Croatia: Main Sights
The New Riviera
The capital, Zagreb, has countless museums, including the Museum Mimara, which is one of the best art galleries in Europe. The most impressive sight in the city is undoubtedly the neo-gothic St Stephen's Cathedral, which incorporates some elements of the original Medieval structure. The thousand-year old Upper Town is home to the Presidential Palace, the parliament, museums and a labyrinth of cobbled streets.
Rovinj, Istria's ‘cultural mecca’ is crowned by the monumental baroque Crkva Sv Eufemije (Church of St. Euphemia), which has a typical Venetian bell tower topped by a gleaming bronze figure of St. Euphemia. Far below, a wide harbor is crowded with pleasure boats. Throughout the summer, the winding cobbled streets are crowded with vacationers from all reaches of Europe. South of the harbour lies the beautiful landscaped park of Zlatni Rt, planted with avenues of cedars and offering numerous secluded coves for bathing.
Plitvice is Croatia's most famous National Park. Its many lakes and waterfalls are ideal for hiking or trekking around. The Dalmatia region is full of untouched nature and thousands of islands. The island of Ciovo is only 25 kilometers from Split and is connected by a bridge to Trogir, a small town under the protection of UNESCO.
Korcula town (pronounced kor-chula) is a walled town on Korcula Island near some delightful beaches. Korcula Town is famous for its stone carvings and its historic old town and also because local legend has it that Marco Polo was born in Korcula Town. The town offers one of Croatia's most romantic views and has become a top sight for cruise lines on their way to or from Dubrovnik.
Trsat Castle, Rijeka
The medieval castle was built on the foundations of a prehistoric fort. Today it hosts a popular cafe, offering some stunning views of the Kvarner Bay; throughout the summer, open-air theatre performances and concerts take place here. Across the street, the pilgrimage church of Sveta Marija (St. Mary) was constructed in 1453 to commemorate the Miracle of Trsat, when angels carrying the humble house of the Virgin Mary are said to have landed here. Trsat remains a place of pilgrimage.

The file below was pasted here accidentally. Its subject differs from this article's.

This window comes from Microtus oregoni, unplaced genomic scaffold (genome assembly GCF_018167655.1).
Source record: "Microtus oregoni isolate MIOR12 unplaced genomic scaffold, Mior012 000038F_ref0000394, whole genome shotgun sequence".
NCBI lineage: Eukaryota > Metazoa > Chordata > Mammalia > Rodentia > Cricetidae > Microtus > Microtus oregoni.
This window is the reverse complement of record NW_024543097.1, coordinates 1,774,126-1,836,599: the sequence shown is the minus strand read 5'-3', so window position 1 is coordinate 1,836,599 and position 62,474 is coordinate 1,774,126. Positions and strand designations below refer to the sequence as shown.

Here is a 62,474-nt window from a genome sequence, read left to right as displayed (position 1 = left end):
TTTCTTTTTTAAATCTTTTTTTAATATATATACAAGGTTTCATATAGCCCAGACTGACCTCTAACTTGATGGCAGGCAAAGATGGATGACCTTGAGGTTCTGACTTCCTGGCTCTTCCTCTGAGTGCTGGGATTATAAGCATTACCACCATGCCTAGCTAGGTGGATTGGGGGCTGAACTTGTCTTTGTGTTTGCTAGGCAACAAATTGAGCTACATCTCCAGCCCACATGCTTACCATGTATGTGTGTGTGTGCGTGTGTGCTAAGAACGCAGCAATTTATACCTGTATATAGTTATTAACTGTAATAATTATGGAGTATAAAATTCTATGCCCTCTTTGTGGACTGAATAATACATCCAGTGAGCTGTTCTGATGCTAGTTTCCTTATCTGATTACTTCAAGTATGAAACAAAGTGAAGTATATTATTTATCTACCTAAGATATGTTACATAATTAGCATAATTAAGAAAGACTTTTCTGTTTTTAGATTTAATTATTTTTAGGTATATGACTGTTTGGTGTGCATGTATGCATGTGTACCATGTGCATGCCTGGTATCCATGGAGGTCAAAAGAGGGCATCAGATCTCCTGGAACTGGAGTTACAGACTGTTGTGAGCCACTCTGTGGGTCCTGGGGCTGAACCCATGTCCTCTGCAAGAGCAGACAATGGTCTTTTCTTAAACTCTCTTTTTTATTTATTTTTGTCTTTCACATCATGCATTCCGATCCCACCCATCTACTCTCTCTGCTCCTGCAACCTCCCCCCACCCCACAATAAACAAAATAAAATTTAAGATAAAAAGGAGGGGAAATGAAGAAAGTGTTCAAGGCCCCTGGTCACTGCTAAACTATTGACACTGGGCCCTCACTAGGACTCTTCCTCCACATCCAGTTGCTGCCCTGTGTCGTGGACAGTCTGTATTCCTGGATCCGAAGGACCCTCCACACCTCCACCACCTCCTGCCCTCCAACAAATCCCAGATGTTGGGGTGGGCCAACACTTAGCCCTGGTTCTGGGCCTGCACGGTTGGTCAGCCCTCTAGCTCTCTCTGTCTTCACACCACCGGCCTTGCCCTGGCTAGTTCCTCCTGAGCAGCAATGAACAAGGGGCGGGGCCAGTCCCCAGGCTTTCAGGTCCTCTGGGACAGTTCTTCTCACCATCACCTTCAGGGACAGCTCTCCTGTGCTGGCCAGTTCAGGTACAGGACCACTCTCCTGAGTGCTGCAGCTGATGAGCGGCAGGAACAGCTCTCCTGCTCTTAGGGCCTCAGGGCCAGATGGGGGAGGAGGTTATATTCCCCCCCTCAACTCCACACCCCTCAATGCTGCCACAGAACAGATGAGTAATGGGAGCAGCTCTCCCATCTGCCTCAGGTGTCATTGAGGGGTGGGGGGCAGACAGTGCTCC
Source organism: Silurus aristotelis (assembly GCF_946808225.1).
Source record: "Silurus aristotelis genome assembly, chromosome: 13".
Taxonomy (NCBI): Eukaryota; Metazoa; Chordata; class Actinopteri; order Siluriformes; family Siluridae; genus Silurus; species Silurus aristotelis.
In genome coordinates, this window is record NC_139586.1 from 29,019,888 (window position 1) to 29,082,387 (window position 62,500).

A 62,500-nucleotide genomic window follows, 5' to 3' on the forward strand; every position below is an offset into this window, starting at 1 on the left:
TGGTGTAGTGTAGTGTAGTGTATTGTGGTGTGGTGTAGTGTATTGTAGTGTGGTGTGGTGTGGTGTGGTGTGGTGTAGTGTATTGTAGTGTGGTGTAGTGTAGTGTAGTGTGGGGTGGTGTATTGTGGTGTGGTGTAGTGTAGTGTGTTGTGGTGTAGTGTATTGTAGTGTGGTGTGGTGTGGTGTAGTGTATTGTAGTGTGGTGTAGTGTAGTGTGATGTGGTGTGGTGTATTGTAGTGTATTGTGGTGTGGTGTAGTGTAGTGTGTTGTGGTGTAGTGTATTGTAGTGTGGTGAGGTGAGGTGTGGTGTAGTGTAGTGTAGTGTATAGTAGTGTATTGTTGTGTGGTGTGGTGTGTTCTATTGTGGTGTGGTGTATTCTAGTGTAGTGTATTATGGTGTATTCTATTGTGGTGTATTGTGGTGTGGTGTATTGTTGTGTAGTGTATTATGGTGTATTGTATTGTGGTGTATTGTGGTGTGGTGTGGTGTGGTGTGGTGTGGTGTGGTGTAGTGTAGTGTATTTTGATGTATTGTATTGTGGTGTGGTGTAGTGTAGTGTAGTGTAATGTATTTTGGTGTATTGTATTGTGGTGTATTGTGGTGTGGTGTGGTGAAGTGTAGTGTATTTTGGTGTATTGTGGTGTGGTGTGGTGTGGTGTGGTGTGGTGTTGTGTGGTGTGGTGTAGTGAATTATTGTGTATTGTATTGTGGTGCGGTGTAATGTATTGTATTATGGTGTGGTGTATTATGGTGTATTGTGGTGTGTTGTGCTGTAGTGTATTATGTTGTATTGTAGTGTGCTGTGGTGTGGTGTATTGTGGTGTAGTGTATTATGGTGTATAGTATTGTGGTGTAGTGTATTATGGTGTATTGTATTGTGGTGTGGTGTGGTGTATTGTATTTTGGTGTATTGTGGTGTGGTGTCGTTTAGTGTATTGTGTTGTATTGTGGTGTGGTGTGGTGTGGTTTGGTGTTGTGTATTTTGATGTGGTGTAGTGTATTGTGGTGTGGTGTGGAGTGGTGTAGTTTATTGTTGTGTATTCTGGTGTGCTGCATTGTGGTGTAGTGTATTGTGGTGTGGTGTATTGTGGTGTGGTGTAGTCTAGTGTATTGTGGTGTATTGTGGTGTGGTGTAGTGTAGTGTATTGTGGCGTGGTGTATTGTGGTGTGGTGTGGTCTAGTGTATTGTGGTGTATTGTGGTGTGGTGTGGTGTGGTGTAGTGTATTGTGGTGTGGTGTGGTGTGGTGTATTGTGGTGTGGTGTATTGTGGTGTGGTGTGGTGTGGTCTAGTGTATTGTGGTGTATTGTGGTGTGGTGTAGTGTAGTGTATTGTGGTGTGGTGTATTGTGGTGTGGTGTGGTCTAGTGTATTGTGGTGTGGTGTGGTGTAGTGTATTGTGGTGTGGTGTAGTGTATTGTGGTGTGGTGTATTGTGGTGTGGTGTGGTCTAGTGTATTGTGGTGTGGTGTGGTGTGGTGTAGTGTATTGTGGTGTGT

Croatian islands are small parallel worlds; each island has a life of its own, its own spirit and its own message. Among the Croatian islands, the Kornati islands, a masterpiece of nature, truly stand out, while the small Sibenik islands such as Krapanj are the best places for a secluded vacation. Near Split, is Hvar, the sunniest of all the islands and an island with the oldest theatre in Europe.
The island of Brac is famous for its two kilometer long sandy beach known as Zlatni Rat, heaven for surfers, while next to the island of Vis is Modra Spilja (Blue Grotto) – a natural phenomenon of the Adriatic.
Further south is the wooded island of Korcula, the home of Marco Polo as well as the green Elaphite islands close to Dubrovnik.
Dubrovnik is Croatia's top sight, and its most visited destination with a wide variety of accommodation to choose from. George Bernard Shaw baptised Dubrovnik "the pearl of the Adriatic" because of its incomparable architectural heritage. The gleaming marble streets of Dubrovnik are lined with baroque buildings punctuate by beautifully sculpted Renaissance fountains and facades. Dubrovnik's walls are the most undamaged and striking in the Adriatic and without a doubt head the long list of Dubrovnik's sights. It is no surprise that UNESCO named Dubrovnik a World Heritage Site!